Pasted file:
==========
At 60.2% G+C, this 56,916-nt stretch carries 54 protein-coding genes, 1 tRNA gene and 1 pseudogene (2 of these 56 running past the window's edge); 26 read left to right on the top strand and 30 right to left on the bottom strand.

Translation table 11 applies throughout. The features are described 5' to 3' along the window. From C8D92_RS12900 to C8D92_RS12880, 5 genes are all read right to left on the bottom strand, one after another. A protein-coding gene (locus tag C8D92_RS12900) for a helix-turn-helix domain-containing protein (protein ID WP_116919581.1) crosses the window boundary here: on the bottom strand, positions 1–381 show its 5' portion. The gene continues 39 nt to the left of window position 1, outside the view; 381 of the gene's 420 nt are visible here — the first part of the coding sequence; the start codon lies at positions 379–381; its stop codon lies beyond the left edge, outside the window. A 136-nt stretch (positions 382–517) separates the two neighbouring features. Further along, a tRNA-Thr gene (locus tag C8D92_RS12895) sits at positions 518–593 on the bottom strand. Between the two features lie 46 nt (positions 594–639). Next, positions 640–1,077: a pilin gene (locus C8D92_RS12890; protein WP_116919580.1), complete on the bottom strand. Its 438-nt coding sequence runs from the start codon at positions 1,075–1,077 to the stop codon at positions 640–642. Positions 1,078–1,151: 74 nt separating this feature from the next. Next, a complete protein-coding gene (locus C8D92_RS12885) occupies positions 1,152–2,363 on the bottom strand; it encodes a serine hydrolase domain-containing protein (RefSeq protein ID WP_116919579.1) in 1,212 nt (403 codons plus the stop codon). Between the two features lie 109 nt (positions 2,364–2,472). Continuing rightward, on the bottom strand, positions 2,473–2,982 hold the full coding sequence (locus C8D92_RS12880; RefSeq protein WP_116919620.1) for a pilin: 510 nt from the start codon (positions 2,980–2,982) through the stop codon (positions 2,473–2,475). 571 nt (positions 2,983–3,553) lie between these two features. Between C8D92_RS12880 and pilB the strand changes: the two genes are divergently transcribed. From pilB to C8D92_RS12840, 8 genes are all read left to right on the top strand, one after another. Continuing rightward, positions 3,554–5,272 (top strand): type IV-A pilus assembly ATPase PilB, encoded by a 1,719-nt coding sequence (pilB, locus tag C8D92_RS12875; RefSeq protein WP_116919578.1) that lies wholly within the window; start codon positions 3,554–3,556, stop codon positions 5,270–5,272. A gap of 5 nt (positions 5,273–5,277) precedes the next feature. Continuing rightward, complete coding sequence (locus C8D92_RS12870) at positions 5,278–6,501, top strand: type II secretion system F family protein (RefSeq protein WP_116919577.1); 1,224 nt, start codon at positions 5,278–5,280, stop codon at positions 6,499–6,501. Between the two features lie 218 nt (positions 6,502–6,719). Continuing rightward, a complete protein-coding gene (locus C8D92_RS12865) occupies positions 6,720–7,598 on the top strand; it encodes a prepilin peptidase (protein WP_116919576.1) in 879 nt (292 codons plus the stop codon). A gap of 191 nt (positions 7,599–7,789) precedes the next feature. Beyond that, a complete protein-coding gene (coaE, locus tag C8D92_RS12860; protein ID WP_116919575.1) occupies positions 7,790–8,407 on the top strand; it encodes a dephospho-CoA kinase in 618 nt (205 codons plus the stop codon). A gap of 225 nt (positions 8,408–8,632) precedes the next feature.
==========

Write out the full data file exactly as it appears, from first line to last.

At 60.2% G+C, this 56,916-nt stretch carries 54 protein-coding genes, 1 tRNA gene and 1 pseudogene (2 of these 56 running past the window's edge); 26 read left to right on the top strand and 30 right to left on the bottom strand.

Translation table 11 applies throughout. The features are described 5' to 3' along the window. From C8D92_RS12900 to C8D92_RS12880, 5 genes are all read right to left on the bottom strand, one after another. A protein-coding gene (locus tag C8D92_RS12900) for a helix-turn-helix domain-containing protein (protein ID WP_116919581.1) crosses the window boundary here: on the bottom strand, positions 1–381 show its 5' portion. The gene continues 39 nt to the left of window position 1, outside the view; 381 of the gene's 420 nt are visible here — the first part of the coding sequence; the start codon lies at positions 379–381; its stop codon lies beyond the left edge, outside the window. A 136-nt stretch (positions 382–517) separates the two neighbouring features. Further along, a tRNA-Thr gene (locus tag C8D92_RS12895) sits at positions 518–593 on the bottom strand. Between the two features lie 46 nt (positions 594–639). Next, positions 640–1,077: a pilin gene (locus C8D92_RS12890; protein WP_116919580.1), complete on the bottom strand. Its 438-nt coding sequence runs from the start codon at positions 1,075–1,077 to the stop codon at positions 640–642. Positions 1,078–1,151: 74 nt separating this feature from the next. Next, a complete protein-coding gene (locus C8D92_RS12885) occupies positions 1,152–2,363 on the bottom strand; it encodes a serine hydrolase domain-containing protein (RefSeq protein ID WP_116919579.1) in 1,212 nt (403 codons plus the stop codon). Between the two features lie 109 nt (positions 2,364–2,472). Continuing rightward, on the bottom strand, positions 2,473–2,982 hold the full coding sequence (locus C8D92_RS12880; RefSeq protein WP_116919620.1) for a pilin: 510 nt from the start codon (positions 2,980–2,982) through the stop codon (positions 2,473–2,475). 571 nt (positions 2,983–3,553) lie between these two features. Between C8D92_RS12880 and pilB the strand changes: the two genes are divergently transcribed. From pilB to C8D92_RS12840, 8 genes are all read left to right on the top strand, one after another. Continuing rightward, positions 3,554–5,272 (top strand): type IV-A pilus assembly ATPase PilB, encoded by a 1,719-nt coding sequence (pilB, locus tag C8D92_RS12875; RefSeq protein WP_116919578.1) that lies wholly within the window; start codon positions 3,554–3,556, stop codon positions 5,270–5,272. A gap of 5 nt (positions 5,273–5,277) precedes the next feature. Continuing rightward, complete coding sequence (locus C8D92_RS12870) at positions 5,278–6,501, top strand: type II secretion system F family protein (RefSeq protein WP_116919577.1); 1,224 nt, start codon at positions 5,278–5,280, stop codon at positions 6,499–6,501. Between the two features lie 218 nt (positions 6,502–6,719). Continuing rightward, a complete protein-coding gene (locus C8D92_RS12865) occupies positions 6,720–7,598 on the top strand; it encodes a prepilin peptidase (protein WP_116919576.1) in 879 nt (292 codons plus the stop codon). A gap of 191 nt (positions 7,599–7,789) precedes the next feature. Beyond that, a complete protein-coding gene (coaE, locus tag C8D92_RS12860; protein ID WP_116919575.1) occupies positions 7,790–8,407 on the top strand; it encodes a dephospho-CoA kinase in 618 nt (205 codons plus the stop codon). A gap of 225 nt (positions 8,408–8,632) precedes the next feature.